“These projects need to be bankable, they have to be going through feasibility studies. But now you have a political dimension – we are using members states’ money and member states want a geographical equilibrium of projects. We can’t say we are going to ignore Central Africa and choose East Africa because they have more bankable projects.” With such huge funding demands – the African Development Bank estimates an infrastructure shortfall of $92bn per year on the continent – NEPAD’s most important role will be facilitating the arrival of the private sector. In essence, it will have to convince investors that regional projects offer a decent return on a safe investment.
“Up to now we knew how to do national infrastructure projects but we hardly knew how to do regional projects because the management systems are different, and coordination between countries is new. Building public private partnerships on cross-border projects is radically different. So we’re in a learning curve. But evidently you will move towards private money and public money, a kind of blended finance. Our role is… to lead them to financial close.”
Unlocking new financing
With limited private funds chasing a large number of potential projects, NEPAD is attempting to unlock new project financing. In an event on the sidelines of the UN General Assembly in New York, the agency convened African sovereign wealth funds and pension funds in a bid to persuade them to deposit a greater proportion of their estimated $1 trillion in assets under management in African projects. NEPAD has set a modest target of 5%.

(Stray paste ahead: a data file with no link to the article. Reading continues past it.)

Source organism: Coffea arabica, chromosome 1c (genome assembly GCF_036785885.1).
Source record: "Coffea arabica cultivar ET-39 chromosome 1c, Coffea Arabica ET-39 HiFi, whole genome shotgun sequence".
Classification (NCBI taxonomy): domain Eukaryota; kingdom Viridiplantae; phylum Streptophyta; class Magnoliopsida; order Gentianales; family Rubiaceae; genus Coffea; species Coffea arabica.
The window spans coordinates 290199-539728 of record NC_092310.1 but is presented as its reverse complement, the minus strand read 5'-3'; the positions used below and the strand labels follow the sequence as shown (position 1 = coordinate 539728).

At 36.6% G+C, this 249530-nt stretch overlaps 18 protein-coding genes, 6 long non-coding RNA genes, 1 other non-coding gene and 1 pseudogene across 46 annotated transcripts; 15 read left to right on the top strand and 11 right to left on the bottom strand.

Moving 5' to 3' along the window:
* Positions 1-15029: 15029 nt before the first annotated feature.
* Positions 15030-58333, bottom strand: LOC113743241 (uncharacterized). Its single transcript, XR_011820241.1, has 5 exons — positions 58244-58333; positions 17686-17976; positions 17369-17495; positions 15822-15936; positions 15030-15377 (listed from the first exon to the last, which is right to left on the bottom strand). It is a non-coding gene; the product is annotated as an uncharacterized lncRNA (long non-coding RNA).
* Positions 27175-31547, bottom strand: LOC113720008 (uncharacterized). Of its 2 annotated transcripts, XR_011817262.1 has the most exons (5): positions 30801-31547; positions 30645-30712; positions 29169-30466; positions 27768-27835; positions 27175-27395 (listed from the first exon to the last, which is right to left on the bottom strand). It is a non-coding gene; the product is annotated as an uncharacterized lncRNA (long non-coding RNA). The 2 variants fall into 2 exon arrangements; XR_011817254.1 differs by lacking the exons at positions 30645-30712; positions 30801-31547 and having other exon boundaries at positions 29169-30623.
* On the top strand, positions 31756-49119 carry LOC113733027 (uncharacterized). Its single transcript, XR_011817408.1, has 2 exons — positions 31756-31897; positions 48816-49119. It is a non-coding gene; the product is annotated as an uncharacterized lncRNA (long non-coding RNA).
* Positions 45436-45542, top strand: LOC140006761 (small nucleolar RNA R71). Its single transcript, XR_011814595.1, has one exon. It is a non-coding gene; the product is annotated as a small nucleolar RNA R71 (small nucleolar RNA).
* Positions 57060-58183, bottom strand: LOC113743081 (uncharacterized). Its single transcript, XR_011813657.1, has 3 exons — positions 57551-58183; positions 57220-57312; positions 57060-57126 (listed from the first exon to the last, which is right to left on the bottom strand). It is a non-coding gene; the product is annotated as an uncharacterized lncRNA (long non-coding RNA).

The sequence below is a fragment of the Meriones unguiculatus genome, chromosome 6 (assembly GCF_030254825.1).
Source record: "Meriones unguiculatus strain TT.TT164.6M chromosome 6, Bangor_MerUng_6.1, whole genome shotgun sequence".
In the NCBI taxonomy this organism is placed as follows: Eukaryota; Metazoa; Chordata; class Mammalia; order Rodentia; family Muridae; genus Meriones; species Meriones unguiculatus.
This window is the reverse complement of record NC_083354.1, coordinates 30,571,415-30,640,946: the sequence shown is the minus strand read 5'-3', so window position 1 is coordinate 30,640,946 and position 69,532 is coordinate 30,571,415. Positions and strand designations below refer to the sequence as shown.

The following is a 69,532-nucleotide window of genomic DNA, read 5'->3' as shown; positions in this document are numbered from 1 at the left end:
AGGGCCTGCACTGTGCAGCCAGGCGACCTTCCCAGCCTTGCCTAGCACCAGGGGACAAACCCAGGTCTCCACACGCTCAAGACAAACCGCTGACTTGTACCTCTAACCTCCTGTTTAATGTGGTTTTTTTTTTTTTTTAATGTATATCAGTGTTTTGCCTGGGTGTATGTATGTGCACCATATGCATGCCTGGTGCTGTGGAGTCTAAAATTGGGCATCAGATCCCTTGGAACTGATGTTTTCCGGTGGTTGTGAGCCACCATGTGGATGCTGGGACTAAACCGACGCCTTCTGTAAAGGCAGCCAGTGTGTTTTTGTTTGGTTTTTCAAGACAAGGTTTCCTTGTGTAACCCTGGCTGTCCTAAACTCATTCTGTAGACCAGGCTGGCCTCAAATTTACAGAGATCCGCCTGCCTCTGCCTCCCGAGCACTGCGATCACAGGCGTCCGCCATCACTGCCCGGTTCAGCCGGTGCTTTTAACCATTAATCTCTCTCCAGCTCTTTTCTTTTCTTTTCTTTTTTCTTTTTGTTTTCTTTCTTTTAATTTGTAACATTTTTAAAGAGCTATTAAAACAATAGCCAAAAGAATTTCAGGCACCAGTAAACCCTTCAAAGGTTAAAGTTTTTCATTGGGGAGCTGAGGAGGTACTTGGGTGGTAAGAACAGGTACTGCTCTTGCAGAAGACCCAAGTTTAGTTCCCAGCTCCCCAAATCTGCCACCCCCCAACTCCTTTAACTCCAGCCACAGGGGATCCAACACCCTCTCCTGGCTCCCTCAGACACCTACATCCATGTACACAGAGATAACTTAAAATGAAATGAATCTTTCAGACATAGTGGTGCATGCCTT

“How can we work together to invest more than 1%? We will need to do our homework by bringing bankable projects in environments where doing business is good. That will allow you to think differently about risk – you might have a little more risk, but higher returns,” he insists. Another potential source of funds is provided by China, whose promises of $60bn for Africa at this year’s FOCAC pricked up the ears of NEPAD. “Our role as an AU development agency is to go to the Chinese and say OK, you’ve put $60bn on the table, so how do we implement that?” he asks.
“We are pushing the Chinese in three directions, the first is beyond thinking national and bilateral and to think regional. The second is that we have to be very careful with debt. You have to reflect very well to which usage you will put that debt. Point three, all African countries are convinced that we do not want our interaction based on taking raw materials, we need transfer of technology.”
Whether the Chinese are interested in consulting NEPAD is one of the many open questions that could determine the relevance of the organisation as it transfers to the AU. But while challenges lie in wait, Mayaki is convinced that NEPAD has a new lease of life. “It will not be a revolution. I don’t think from one day to another we’ll suddenly turn ourselves into an excellently working organisation. We have to be cautious, it’s an arduous process, a construction process and we need to have solid foundations. It’s a shift from a VW to a kind of Ferrari. We’re shifting to another level of implementation.”